Preparation of material
The text of every article submitted to First Break electronically should be prepared as a Microsoft Word document unless otherwise agreed. British English is the standard language. Extensive mathematics should be avoided. Units referred to in the text should always be given according to the Système Internationale (SI). Exceptions may be allowed, at the discretion of the Editor, for example when data have been recorded in different units. In such cases, the values in SI units should be given immediately afterwards, enclosed in parentheses.

Technical articles to be refereed should include a title page, abstract, the main text, a list of references, a list of figure captions, the figures, and any tables (tables in Excel or Word). Figures should be supplied as separate files, but the text can also include the figures as position indicators. It is important that authors suggest optimum positions for figures and tables even though lay-out considerations may necessitate some changes. Each table should be typed double-spaced on a separate sheet and should be accompanied by an appropriate caption. Only horizontal rules should be used; one above and one below the column headings, and one at the table foot. All abbreviations should be clearly explained in a footnote.

Each submission should contain a separate title page giving the title, names of authors (forenames and surnames are required for authors of special topic articles and features) with their full postal addresses, and an e-mail address for the corresponding author to whom proofs will be sent.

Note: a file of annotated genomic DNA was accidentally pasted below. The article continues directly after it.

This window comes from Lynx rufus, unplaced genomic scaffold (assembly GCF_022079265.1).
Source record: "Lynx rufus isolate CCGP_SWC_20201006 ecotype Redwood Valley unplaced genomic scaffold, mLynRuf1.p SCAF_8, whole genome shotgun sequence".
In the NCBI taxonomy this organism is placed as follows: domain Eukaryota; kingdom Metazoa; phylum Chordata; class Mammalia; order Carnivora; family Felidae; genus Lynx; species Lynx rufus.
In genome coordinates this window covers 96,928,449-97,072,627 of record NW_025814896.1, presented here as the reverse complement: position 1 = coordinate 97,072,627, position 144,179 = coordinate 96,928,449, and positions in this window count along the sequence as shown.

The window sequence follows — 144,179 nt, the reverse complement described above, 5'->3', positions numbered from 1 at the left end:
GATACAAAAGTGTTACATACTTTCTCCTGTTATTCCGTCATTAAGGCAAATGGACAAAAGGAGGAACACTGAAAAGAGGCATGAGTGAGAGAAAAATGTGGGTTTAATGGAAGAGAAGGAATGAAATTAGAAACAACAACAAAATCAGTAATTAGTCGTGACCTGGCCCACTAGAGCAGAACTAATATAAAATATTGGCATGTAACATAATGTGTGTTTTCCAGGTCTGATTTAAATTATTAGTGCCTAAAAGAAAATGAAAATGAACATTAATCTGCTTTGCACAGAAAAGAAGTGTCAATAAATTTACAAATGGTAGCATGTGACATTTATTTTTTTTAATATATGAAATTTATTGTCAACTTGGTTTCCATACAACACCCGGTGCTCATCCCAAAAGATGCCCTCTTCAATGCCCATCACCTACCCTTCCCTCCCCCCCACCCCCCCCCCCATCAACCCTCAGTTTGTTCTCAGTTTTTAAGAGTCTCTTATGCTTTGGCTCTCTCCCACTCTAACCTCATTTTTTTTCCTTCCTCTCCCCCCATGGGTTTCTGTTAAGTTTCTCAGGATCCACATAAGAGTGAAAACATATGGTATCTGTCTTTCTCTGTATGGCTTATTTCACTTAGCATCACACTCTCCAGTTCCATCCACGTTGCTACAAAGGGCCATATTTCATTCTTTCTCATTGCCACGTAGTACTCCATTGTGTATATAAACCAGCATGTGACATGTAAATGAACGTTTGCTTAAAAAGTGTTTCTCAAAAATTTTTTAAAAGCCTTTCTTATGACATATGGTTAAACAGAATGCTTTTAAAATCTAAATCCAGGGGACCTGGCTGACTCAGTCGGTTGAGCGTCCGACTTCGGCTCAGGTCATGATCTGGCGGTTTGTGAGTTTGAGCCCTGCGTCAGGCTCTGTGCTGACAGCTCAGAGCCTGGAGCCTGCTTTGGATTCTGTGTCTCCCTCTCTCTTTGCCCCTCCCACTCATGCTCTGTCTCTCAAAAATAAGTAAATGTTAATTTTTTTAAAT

The abstract should be a summary of the content that contains the essential information in the article. The maximum permitted length is 200 words. Its main purpose is for the convenience of the reader, and it should be intelligible without reference to the article. A recommended recipe for the abstract is to include one or two sentences on each of the following: scope and objectives of the work described, methods used, results obtained, and conclusions.

Citation of references in the text should be as follows: ‘Anderson and Doyle (1990) suggested…in the Vøring Basin (Planke et al. 2005)’. When reference is made to a work by three or more authors, the first name followed by ‘et al.’ should be used. Published abstracts should be cited in the same way as published papers, but denoted as abstracts in the reference list. References to unpublished papers are not permitted in the list but may be given in the text (as ‘unpubl. results’ or ‘pers. comm.’).

References should be listed alphabetically at the end of the manuscript and must be complete, including names and initials of all authors, year of publication, title of paper referred to, journal name in full, volume, and first and last page numbers. In volumes 1-4 of First Break and from volume 20 onwards, each issue is paginated individually, so it is necessary to give the issue number in parentheses after the volume (cf. first and second examples below). This is also necessary for other journals in which issues are paginated individually.

Andersen, C. and Doyle, C. [1990]. Review of hydrocarbon exploration and production in Denmark. First Break, 8, 155-165.

Chopra, S. and Marfurt, K.J. [2007]. Volumetric curvature attributes for fault/fracture characterization. First Break, 25(7), 35-46.